A registered nurse pleaded guilty to accessing health information in contravention of the Health Information Act (HIA) and received a $3,000 fine, plus a victim fine surcharge of 30 percent of the imposed fine, on June 25, 2018.
In 2016, two individuals requested audit logs of accesses to their health information in Alberta Netcare, the provincial electronic health record. Requesting access to audit logs is a right of access to health information provided by the HIA.
Upon review of their audit logs, they alleged unauthorized access to their health information by Jasmine Badger, a nurse at the Fox Creek Healthcare Centre. The individuals did not receive health services at the Fox Creek Healthcare Centre.
The individuals reported the matter to the Alberta Health Services’ Access and Privacy Office. In October 2016, the Office of the Information and Privacy Commissioner (OIPC) received a report about the breaches from Alberta Health Services.
In December 2016, the individuals submitted complaints to the OIPC that alleged Ms. Badger had made unauthorized accesses to their health information.
The OIPC’s investigation found that Ms. Badger accessed the health information of the individuals 138 times between April 1, 2013 to July 18, 2016.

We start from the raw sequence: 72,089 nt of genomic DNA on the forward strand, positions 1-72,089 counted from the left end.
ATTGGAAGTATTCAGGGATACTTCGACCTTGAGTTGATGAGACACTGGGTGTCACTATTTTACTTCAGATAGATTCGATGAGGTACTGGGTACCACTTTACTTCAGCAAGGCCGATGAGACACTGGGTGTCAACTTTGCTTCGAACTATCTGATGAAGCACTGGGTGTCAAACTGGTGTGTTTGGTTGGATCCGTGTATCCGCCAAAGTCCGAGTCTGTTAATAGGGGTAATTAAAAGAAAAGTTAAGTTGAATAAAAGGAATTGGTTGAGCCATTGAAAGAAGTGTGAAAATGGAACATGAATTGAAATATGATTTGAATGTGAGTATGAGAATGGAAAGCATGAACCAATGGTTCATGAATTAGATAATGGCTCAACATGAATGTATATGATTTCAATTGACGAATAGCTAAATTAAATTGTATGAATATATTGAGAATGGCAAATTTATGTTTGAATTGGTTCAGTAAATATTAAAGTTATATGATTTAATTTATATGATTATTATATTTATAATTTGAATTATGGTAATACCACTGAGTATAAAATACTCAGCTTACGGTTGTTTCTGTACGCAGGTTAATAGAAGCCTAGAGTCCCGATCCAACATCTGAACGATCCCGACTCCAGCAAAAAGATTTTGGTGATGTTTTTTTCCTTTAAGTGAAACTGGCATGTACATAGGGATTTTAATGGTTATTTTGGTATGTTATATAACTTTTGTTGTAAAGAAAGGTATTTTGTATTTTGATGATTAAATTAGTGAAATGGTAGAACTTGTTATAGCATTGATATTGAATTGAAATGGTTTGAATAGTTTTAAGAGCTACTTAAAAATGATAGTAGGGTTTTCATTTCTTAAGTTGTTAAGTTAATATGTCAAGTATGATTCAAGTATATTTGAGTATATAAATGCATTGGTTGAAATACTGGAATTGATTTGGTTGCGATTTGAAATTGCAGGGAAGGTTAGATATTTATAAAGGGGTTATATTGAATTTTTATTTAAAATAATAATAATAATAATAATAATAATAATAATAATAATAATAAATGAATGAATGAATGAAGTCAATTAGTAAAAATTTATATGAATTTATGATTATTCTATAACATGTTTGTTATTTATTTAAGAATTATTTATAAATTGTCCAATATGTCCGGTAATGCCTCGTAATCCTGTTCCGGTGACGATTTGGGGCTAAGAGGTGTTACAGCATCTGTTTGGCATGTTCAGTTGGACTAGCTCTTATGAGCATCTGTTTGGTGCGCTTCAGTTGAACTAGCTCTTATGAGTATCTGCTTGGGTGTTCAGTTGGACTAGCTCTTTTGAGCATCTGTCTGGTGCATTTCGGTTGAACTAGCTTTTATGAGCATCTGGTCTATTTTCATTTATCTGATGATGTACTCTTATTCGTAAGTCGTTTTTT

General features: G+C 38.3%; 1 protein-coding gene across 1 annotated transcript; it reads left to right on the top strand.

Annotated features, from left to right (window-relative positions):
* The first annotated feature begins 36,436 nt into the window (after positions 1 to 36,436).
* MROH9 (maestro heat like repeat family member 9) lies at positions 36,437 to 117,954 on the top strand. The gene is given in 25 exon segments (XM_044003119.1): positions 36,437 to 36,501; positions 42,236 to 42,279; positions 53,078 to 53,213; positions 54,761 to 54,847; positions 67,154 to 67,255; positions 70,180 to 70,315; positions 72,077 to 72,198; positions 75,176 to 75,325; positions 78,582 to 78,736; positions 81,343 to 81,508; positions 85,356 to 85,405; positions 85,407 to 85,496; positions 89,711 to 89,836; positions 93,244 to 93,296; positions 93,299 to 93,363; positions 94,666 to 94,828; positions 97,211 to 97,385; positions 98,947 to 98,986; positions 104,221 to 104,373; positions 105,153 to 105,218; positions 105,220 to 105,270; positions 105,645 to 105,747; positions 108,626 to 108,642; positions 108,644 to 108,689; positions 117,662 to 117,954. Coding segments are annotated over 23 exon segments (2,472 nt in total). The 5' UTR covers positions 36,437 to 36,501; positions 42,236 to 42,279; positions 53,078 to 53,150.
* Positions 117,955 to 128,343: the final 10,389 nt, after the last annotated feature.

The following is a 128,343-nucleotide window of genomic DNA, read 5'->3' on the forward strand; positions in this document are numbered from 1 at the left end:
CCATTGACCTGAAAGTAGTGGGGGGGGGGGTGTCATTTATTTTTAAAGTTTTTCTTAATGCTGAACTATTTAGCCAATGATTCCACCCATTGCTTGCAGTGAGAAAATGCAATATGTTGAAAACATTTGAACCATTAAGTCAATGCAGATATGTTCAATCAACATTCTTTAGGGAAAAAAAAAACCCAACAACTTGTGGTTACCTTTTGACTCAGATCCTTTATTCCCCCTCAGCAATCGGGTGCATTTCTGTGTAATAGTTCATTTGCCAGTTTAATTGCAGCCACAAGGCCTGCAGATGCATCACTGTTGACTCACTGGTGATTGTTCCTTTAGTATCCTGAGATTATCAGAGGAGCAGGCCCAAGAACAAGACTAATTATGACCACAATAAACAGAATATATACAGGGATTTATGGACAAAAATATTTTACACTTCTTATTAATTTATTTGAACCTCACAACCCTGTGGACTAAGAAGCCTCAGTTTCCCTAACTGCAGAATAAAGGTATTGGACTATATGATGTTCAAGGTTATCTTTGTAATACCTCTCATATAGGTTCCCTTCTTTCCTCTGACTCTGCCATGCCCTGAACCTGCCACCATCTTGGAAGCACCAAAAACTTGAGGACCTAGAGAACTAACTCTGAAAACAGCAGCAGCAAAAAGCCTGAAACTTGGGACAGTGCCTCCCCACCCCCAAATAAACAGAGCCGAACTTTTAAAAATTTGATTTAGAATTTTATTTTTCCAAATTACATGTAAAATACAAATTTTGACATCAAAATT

Due to a two-year limitation period under the HIA, Ms. Badger pleaded guilty to accessing the health information of one of the individuals on 35 occasions between October 7, 2015 to July 18, 2016, and eight unauthorized accesses to the health information of the second individual between November 1, 2015 to July 18, 2016. Health information accessed included medical profile, demographic information, consultation details, lab results or analysis including blood work, and diagnostic imaging results such as x-rays and MRI.
The OIPC referred its findings to Crown prosecutors at Alberta Justice. Charges were laid in October 2017.
This was the ninth conviction since the HIA was enacted in 2001. This was the first case in which a victim fine surcharge had been issued. A victim fine surcharge helps fund victim services, such as counseling.
The Information and Privacy Commissioner of Alberta works independently of government to uphold the access and privacy rights of all Albertans.